2. Use your resources. Your marketing agency might have a team of highly trained, creative experts at its disposal. With the right technology and management in place, you will be able to know where your money is going and in which projects . . . despite the fact that someone else is doing the job for you.

3. Think about your budget, then set it with a good plan in place. Companies should always think about how much money they want to spend without thinking about how much each marketing campaign could cost them. Be upfront and honest with your agency about your budget. It's quite common for companies not to disclose their budgets for new initiatives or branding projects, but it can create additional work for the agency to quote you accurately and create a scope of work that fits your budget.

Often times, the objectives clients set for initiatives require more money than they're able to spend. When clients are forthright with their budget limitations, it gives the agency a chance to create a project scope that maximizes every dollar budgeted and sets reasonable expectations for deliverables. To find the right balance between budget and quality, companies must think about how much money they can afford without compromising their goals and objectives for that year. Marketing plans are often set to performance metrics, so ROI can be forecasted with realistic expectations.


4. Check their performance track record of the marketing agency you’re vetting. Another way to ensure that a marketing agency has the right experience and credentials to help your company is by checking on its past clients' results. Ask if it has collaborated with similar clients before or if it could provide resources that could help your company achieve its goals, in addition to providing valuable information about the industries it worked in. Also, find out how long an agency has been in business and ask how many projects it has completed within the last two years. This information should be enough to give you a clear idea of what the agency can provide for your business with its help.


5. Ask about long-term contracts or sustained retainer agreements with marketing agencies. Many companies want their marketing partners to agree to long-term contracts with them because they do not want to be in the agency-replacement business. This way, they know that their marketing agency will put the full weight of its staff and efforts toward meeting your marketing, branding, and sales goals. Make sure your agency of choice has the expertise, stamina, and motivation to provide elevated, sustained service for the long haul.


6. Narrow your agency choices to those with clear industry experience. By doing this, you’re reducing the ramp-up time and effort you typically would expect to invest if your agency’s staff has client and product expertise in your industry space. Marketing agencies can only provide you with services if they have the right knowledge and experience to meet your company's goals and objectives in addition to providing high quality strategic thinking and effective creative. If the agency does not understand your industry or can’t immediately appreciate the nomenclature, then this might not be a good fit for your business no matter how good their rates are.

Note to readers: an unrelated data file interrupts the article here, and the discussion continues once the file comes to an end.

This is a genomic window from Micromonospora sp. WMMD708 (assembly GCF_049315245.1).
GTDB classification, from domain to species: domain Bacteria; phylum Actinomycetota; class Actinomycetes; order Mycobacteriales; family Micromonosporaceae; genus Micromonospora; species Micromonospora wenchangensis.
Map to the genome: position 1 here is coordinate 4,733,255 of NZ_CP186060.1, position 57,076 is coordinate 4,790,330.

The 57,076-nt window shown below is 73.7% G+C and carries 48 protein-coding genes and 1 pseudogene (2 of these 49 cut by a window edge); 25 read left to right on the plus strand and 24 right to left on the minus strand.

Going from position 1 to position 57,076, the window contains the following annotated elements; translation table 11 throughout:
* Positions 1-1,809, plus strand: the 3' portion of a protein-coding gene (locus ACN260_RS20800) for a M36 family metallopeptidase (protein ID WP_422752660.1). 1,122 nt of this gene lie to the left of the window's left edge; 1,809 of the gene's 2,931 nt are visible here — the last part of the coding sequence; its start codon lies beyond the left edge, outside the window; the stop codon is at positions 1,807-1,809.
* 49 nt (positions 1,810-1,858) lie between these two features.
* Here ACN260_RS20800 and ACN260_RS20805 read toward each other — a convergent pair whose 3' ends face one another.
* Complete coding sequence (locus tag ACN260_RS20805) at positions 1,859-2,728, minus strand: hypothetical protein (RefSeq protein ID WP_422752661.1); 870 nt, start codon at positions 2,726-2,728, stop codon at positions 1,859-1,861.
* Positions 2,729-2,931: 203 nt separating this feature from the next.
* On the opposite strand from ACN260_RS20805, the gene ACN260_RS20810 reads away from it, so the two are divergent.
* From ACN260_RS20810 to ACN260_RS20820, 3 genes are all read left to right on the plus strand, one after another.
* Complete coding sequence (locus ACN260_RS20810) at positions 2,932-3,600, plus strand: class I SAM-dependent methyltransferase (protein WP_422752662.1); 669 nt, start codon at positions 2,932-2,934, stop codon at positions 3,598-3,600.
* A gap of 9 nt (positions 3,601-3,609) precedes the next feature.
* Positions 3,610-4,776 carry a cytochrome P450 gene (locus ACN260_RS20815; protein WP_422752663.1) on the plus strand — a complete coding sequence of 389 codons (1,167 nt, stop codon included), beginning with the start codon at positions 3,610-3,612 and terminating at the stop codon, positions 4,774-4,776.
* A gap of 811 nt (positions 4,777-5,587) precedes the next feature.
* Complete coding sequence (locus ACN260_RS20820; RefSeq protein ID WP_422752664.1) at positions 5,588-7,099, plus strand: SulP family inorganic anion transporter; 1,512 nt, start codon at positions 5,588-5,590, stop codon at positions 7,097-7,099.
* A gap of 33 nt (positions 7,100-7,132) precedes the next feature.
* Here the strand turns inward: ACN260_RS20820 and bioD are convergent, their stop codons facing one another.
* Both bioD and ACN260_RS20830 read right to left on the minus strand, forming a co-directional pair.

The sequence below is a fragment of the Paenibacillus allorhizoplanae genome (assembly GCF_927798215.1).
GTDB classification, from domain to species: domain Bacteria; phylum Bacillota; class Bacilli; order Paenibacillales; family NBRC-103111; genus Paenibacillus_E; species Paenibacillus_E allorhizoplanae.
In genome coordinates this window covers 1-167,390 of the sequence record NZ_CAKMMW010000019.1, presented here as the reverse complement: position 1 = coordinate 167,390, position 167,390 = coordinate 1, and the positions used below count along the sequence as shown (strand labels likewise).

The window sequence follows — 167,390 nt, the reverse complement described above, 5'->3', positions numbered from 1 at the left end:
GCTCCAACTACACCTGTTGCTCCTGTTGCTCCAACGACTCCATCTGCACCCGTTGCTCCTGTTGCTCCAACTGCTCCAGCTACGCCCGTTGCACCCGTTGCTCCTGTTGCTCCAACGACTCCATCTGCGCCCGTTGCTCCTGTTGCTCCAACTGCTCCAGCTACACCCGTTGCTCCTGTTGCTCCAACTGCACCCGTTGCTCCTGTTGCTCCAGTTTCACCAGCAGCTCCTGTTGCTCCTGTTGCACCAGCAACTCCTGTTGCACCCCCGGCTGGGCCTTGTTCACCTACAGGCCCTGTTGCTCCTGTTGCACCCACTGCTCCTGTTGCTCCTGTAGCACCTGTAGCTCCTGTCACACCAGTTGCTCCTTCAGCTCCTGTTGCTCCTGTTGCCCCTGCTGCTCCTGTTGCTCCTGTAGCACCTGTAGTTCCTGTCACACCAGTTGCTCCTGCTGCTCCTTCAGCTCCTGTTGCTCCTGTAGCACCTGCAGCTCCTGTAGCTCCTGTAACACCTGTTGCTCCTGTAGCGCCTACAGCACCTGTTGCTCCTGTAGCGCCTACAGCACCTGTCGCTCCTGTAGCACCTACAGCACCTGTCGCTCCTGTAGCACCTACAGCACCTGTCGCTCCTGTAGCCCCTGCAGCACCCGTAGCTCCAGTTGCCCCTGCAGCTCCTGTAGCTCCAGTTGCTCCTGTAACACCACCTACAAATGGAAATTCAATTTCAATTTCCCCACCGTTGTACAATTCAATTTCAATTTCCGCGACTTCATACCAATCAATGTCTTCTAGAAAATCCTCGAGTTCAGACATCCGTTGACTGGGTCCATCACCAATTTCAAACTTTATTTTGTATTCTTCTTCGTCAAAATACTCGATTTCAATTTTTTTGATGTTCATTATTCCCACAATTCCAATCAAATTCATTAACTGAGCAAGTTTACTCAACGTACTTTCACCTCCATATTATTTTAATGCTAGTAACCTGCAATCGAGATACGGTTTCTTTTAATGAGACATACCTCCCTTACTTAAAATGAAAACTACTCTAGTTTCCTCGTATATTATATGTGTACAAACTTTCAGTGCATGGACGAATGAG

8. Always request a full capabilities presentation that includes a menu of service offerings, displays the personality of their culture, contains relevant portfolio samples of their work and a high-level view how you will be managed according to their customer journey process. This is especially important if you are looking for a multi-disciplined agency that can carry a heavier variety and load of project types.


9. Negotiate on price before signing a contract. Remember that you do not need to sign a long-term contract with an agency right away if it means that you will end up paying more money in the future because of the low initial price. Take care to understand that if your budget is significantly lower than the agency’s fee, that a compromise in project scope can be achieved to satisfy meeting your goals, your budget, and their investment in your success.


10. Follow through on promises made by marketing agencies. If an agency promises to provide you with excellent service, then it has to actually follow through on these promises. Negotiating on price and signing a contract are important for getting the results that you need in addition to ensuring that the agency does not have other priorities in mind.


In closing, even if all of these considerations are employed, sometimes, it just comes down to mutual values and a shared chemistry, knowing the trust you’ve put into your marketing agency will meet your objectives and grow your company’s net worth.


About Lisa Silverman:

Silverman is principal of Brand-Device, LLC. As a senior account director, branding and content strategist for over 30 years, Silverman has stewarded regional and global brands with an unparalleled skill set and a proven record of success in team leadership, driving growth strategy, executing marketing communication plans and creating billions of dollars in ROI for healthcare and financial clients.



About Brand Device, LLC:

Brand Device merges intelligent, strategic branding solutions with powerful, imaginative, and interactive creative driven by a team of leading healthcare marketing veterans with a rich history in promoting medical devices, hospital products, nutrition, health institutions, pharmaceuticals, direct-to-patient and physician practices.